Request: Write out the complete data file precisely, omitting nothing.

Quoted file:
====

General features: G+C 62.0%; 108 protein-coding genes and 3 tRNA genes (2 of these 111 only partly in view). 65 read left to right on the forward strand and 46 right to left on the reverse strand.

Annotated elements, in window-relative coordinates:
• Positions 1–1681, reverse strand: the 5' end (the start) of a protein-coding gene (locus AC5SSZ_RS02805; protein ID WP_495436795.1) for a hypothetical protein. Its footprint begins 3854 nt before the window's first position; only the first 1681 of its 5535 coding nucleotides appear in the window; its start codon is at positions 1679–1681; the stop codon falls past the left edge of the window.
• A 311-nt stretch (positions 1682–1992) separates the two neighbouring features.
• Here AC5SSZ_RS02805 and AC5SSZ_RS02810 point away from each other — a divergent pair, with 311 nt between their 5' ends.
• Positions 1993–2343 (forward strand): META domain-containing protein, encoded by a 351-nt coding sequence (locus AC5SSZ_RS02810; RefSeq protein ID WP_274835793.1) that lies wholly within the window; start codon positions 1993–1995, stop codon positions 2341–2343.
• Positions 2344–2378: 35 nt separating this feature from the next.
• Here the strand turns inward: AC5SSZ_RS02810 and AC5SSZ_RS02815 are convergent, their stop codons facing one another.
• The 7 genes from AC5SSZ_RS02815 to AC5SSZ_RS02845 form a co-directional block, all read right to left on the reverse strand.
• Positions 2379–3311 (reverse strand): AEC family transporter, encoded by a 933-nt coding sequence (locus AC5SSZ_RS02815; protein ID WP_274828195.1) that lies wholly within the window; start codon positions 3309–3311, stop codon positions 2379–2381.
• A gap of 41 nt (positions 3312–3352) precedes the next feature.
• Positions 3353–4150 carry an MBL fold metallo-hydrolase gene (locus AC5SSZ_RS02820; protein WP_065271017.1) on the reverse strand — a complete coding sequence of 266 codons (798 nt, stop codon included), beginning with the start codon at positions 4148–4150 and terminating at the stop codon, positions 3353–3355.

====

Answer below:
General features: G+C 62.0%; 108 protein-coding genes and 3 tRNA genes (2 of these 111 only partly in view). 65 read left to right on the forward strand and 46 right to left on the reverse strand.

Annotated elements, in window-relative coordinates:
• Positions 1–1681, reverse strand: the 5' end (the start) of a protein-coding gene (locus AC5SSZ_RS02805; protein ID WP_495436795.1) for a hypothetical protein. Its footprint begins 3854 nt before the window's first position; only the first 1681 of its 5535 coding nucleotides appear in the window; its start codon is at positions 1679–1681; the stop codon falls past the left edge of the window.
• A 311-nt stretch (positions 1682–1992) separates the two neighbouring features.
• Here AC5SSZ_RS02805 and AC5SSZ_RS02810 point away from each other — a divergent pair, with 311 nt between their 5' ends.
• Positions 1993–2343 (forward strand): META domain-containing protein, encoded by a 351-nt coding sequence (locus AC5SSZ_RS02810; RefSeq protein ID WP_274835793.1) that lies wholly within the window; start codon positions 1993–1995, stop codon positions 2341–2343.
• Positions 2344–2378: 35 nt separating this feature from the next.
• Here the strand turns inward: AC5SSZ_RS02810 and AC5SSZ_RS02815 are convergent, their stop codons facing one another.
• The 7 genes from AC5SSZ_RS02815 to AC5SSZ_RS02845 form a co-directional block, all read right to left on the reverse strand.
• Positions 2379–3311 (reverse strand): AEC family transporter, encoded by a 933-nt coding sequence (locus AC5SSZ_RS02815; protein ID WP_274828195.1) that lies wholly within the window; start codon positions 3309–3311, stop codon positions 2379–2381.
• A gap of 41 nt (positions 3312–3352) precedes the next feature.
• Positions 3353–4150 carry an MBL fold metallo-hydrolase gene (locus AC5SSZ_RS02820; protein WP_065271017.1) on the reverse strand — a complete coding sequence of 266 codons (798 nt, stop codon included), beginning with the start codon at positions 4148–4150 and terminating at the stop codon, positions 3353–3355.